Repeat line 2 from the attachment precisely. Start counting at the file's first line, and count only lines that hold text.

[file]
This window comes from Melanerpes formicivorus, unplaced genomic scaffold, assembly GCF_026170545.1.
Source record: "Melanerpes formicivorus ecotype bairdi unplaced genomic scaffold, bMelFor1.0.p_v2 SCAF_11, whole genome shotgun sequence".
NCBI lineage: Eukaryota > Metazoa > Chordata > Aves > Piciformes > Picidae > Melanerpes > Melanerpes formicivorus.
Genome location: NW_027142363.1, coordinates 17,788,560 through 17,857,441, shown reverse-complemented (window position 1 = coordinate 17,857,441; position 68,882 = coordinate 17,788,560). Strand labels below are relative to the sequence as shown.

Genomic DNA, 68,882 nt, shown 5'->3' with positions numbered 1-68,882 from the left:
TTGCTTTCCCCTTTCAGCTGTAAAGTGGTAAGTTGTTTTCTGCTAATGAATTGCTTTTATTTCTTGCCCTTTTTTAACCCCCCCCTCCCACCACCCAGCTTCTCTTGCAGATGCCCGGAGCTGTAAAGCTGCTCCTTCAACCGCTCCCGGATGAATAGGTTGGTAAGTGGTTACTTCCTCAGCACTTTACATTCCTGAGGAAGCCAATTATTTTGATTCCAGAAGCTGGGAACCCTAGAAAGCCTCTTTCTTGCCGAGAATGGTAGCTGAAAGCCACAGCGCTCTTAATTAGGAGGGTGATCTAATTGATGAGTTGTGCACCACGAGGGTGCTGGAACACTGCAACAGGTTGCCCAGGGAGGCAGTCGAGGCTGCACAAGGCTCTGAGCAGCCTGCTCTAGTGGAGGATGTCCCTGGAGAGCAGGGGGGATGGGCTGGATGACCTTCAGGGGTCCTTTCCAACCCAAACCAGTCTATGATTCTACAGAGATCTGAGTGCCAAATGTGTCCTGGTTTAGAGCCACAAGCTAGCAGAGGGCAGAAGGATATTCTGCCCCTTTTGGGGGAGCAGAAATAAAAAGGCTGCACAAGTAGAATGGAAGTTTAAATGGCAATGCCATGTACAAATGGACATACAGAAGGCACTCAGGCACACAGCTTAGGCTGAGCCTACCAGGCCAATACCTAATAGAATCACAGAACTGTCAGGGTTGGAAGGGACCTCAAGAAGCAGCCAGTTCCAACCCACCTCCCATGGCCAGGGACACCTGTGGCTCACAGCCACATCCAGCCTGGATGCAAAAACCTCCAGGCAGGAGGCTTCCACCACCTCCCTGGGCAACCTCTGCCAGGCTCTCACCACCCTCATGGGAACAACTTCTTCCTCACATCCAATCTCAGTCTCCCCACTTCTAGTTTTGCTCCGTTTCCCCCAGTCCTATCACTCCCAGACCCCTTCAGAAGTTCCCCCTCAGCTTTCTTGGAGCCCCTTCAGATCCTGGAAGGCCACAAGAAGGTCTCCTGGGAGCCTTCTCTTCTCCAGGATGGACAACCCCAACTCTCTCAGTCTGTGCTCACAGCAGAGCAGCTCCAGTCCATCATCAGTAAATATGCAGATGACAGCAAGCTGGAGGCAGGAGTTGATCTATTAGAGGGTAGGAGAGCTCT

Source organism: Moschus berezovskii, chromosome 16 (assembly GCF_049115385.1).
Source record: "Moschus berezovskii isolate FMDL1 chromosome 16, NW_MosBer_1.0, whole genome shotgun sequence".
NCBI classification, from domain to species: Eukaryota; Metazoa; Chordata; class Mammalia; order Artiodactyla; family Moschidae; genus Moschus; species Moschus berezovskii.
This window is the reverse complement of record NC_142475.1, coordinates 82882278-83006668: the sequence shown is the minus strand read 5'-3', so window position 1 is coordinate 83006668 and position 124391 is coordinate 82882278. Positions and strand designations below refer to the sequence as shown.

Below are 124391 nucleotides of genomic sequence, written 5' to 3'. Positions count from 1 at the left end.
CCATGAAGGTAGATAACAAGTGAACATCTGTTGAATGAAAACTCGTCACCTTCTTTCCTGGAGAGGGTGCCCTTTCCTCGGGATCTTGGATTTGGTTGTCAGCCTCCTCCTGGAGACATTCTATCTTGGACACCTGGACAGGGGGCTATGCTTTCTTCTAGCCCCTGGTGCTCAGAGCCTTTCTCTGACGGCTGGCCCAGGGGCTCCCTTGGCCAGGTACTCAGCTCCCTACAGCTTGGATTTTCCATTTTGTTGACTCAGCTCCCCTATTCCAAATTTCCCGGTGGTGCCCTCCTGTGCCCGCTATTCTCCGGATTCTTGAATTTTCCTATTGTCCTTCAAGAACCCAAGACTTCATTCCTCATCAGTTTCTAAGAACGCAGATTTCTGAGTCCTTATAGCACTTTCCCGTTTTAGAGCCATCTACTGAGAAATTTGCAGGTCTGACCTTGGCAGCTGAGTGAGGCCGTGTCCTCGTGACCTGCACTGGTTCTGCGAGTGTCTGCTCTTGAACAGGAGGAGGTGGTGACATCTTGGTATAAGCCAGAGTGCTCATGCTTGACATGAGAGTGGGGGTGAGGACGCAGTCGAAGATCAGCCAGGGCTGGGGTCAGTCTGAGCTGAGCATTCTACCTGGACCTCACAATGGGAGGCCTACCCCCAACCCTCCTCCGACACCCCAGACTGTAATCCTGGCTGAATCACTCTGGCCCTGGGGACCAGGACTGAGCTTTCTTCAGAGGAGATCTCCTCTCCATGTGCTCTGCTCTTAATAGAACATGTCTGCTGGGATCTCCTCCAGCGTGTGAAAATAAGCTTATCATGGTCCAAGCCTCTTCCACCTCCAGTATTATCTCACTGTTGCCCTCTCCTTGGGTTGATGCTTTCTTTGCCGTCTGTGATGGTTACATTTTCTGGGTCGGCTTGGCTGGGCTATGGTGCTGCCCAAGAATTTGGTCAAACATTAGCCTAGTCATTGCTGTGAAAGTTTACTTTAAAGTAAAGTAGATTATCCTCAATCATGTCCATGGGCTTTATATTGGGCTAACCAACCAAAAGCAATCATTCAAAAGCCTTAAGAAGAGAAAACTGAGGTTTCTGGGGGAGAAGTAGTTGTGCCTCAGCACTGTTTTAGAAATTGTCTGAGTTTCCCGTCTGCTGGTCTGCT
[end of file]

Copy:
Source record: "Melanerpes formicivorus ecotype bairdi unplaced genomic scaffold, bMelFor1.0.p_v2 SCAF_11, whole genome shotgun sequence".